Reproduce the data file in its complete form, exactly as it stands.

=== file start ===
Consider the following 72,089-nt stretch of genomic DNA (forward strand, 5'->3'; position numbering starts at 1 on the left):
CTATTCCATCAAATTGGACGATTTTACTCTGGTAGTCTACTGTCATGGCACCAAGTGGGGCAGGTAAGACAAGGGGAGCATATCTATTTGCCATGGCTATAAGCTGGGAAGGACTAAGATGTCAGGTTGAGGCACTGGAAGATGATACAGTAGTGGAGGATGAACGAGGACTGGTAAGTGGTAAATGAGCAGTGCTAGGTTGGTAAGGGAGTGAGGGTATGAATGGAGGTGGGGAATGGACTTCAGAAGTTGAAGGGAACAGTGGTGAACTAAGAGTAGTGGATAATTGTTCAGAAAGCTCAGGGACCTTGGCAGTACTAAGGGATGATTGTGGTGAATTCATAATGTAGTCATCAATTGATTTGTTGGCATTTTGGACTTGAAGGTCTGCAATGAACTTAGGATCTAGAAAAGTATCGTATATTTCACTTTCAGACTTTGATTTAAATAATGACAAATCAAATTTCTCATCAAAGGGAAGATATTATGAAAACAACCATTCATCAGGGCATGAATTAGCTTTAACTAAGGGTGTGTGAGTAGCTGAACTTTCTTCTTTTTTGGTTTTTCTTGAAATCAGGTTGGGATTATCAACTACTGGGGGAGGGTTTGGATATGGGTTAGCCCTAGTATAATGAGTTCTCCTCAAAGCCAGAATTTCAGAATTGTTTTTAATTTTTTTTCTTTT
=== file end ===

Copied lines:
Consider the following 72,089-nt stretch of genomic DNA (forward strand, 5'->3'; position numbering starts at 1 on the left):
CTATTCCATCAAATTGGACGATTTTACTCTGGTAGTCTACTGTCATGGCACCAAGTGGGGCAGGTAAGACAAGGGGAGCATATCTATTTGCCATGGCTATAAGCTGGGAAGGACTAAGATGTCAGGTTGAGGCACTGGAAGATGATACAGTAGTGGAGGATGAACGAGGACTGGTAAGTGGTAAATGAGCAGTGCTAGGTTGGTAAGGGAGTGAGGGTATGAATGGAGGTGGGGAATGGACTTCAGAAGTTGAAGGGAACAGTGGTGAACTAAGAGTAGTGGATAATTGTTCAGAAAGCTCAGGGACCTTGGCAGTACTAAGGGATGATTGTGGTGAATTCATAATGTAGTCATCAATTGATTTGTTGGCATTTTGGACTTGAAGGTCTGCAATGAACTTAGGATCTAGAAAAGTATCGTATATTTCACTTTCAGACTTTGATTTAAATAATGACAAATCAAATTTCTCATCAAAGGGAAGATATTATGAAAACAACCATTCATCAGGGCATGAATTAGCTTTAACTAAGGGTGTGTGAGTAGCTGAACTTTCTTCTTTTTTGGTTTTTCTTGAAATCAGGTTGGGATTATCAACTACTGGGGGAGGGTTTGGATATGGGTTAGCCCTAGTATAATGAGTTCTCCTCAAAGCCAGAATTTCAGAATTGTTTTTAATTTTTTTTCTTTT